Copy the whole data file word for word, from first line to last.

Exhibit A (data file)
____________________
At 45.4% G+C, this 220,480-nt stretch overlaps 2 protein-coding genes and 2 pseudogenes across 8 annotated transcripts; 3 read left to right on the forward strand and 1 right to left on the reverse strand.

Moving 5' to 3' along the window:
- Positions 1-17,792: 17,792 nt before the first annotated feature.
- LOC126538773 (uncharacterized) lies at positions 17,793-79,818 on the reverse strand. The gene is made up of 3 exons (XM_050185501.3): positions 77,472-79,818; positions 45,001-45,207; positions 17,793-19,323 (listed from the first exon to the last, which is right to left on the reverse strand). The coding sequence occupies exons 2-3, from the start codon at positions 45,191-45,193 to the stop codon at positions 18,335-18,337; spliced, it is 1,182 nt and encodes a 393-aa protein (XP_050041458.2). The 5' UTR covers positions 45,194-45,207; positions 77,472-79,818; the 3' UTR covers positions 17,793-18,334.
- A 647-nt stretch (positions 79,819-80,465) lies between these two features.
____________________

At 45.4% G+C, this 220,480-nt stretch overlaps 2 protein-coding genes and 2 pseudogenes across 8 annotated transcripts; 3 read left to right on the forward strand and 1 right to left on the reverse strand.

Moving 5' to 3' along the window:
- Positions 1-17,792: 17,792 nt before the first annotated feature.
- LOC126538773 (uncharacterized) lies at positions 17,793-79,818 on the reverse strand. The gene is made up of 3 exons (XM_050185501.3): positions 77,472-79,818; positions 45,001-45,207; positions 17,793-19,323 (listed from the first exon to the last, which is right to left on the reverse strand). The coding sequence occupies exons 2-3, from the start codon at positions 45,191-45,193 to the stop codon at positions 18,335-18,337; spliced, it is 1,182 nt and encodes a 393-aa protein (XP_050041458.2). The 5' UTR covers positions 45,194-45,207; positions 77,472-79,818; the 3' UTR covers positions 17,793-18,334.
- A 647-nt stretch (positions 79,819-80,465) lies between these two features.